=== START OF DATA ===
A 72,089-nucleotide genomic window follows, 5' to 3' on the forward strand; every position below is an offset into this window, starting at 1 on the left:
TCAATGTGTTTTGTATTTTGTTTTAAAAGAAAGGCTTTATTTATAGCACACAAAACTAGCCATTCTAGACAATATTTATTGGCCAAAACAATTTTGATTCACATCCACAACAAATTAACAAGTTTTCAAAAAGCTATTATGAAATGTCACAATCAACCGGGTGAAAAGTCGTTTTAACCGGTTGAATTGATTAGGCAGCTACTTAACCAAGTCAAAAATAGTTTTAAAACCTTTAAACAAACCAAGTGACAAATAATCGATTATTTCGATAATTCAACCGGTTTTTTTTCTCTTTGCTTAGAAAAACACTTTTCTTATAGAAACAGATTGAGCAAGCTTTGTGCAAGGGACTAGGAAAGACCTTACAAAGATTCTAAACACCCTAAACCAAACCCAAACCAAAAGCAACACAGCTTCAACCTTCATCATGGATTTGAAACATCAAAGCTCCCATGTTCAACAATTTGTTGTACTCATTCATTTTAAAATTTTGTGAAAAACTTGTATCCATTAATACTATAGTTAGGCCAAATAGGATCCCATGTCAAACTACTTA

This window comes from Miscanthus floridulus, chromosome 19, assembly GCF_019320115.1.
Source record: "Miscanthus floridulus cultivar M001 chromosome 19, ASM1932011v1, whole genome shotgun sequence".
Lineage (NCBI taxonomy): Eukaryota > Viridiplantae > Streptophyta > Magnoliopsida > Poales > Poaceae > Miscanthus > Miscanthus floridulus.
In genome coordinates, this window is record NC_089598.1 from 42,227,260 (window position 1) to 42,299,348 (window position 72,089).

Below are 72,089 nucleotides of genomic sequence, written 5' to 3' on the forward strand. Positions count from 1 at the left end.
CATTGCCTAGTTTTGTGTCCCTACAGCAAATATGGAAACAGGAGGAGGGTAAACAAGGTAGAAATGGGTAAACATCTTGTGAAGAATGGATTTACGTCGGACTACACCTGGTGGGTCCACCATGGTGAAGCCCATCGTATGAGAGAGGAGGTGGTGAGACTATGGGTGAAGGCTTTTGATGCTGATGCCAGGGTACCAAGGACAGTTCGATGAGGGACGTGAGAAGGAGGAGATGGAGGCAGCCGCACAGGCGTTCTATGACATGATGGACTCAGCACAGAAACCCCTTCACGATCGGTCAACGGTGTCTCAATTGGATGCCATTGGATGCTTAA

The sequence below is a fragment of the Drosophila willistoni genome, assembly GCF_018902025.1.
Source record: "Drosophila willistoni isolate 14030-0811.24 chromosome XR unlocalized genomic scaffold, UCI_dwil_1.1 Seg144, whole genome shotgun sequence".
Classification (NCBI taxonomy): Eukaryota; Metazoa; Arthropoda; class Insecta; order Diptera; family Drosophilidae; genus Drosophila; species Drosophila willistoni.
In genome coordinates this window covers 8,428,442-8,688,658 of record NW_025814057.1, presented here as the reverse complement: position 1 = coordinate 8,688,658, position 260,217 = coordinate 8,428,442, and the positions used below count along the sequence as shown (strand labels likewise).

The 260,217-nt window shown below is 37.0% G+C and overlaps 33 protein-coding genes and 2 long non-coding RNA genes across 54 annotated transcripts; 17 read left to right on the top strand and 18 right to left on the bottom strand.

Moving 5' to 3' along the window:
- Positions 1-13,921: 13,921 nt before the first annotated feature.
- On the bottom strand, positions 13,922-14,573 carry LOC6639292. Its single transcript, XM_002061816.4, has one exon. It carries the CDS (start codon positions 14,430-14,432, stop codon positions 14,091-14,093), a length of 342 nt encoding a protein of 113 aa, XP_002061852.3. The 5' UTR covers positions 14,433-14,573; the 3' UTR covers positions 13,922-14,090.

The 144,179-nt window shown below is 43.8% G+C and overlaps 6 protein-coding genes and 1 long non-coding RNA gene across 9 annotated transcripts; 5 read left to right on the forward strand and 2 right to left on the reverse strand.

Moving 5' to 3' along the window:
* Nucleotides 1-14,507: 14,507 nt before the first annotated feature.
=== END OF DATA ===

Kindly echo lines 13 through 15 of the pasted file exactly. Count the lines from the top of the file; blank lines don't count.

The 260,217-nt window shown below is 37.0% G+C and overlaps 33 protein-coding genes and 2 long non-coding RNA genes across 54 annotated transcripts; 17 read left to right on the top strand and 18 right to left on the bottom strand.

Moving 5' to 3' along the window:
- Positions 1-13,921: 13,921 nt before the first annotated feature.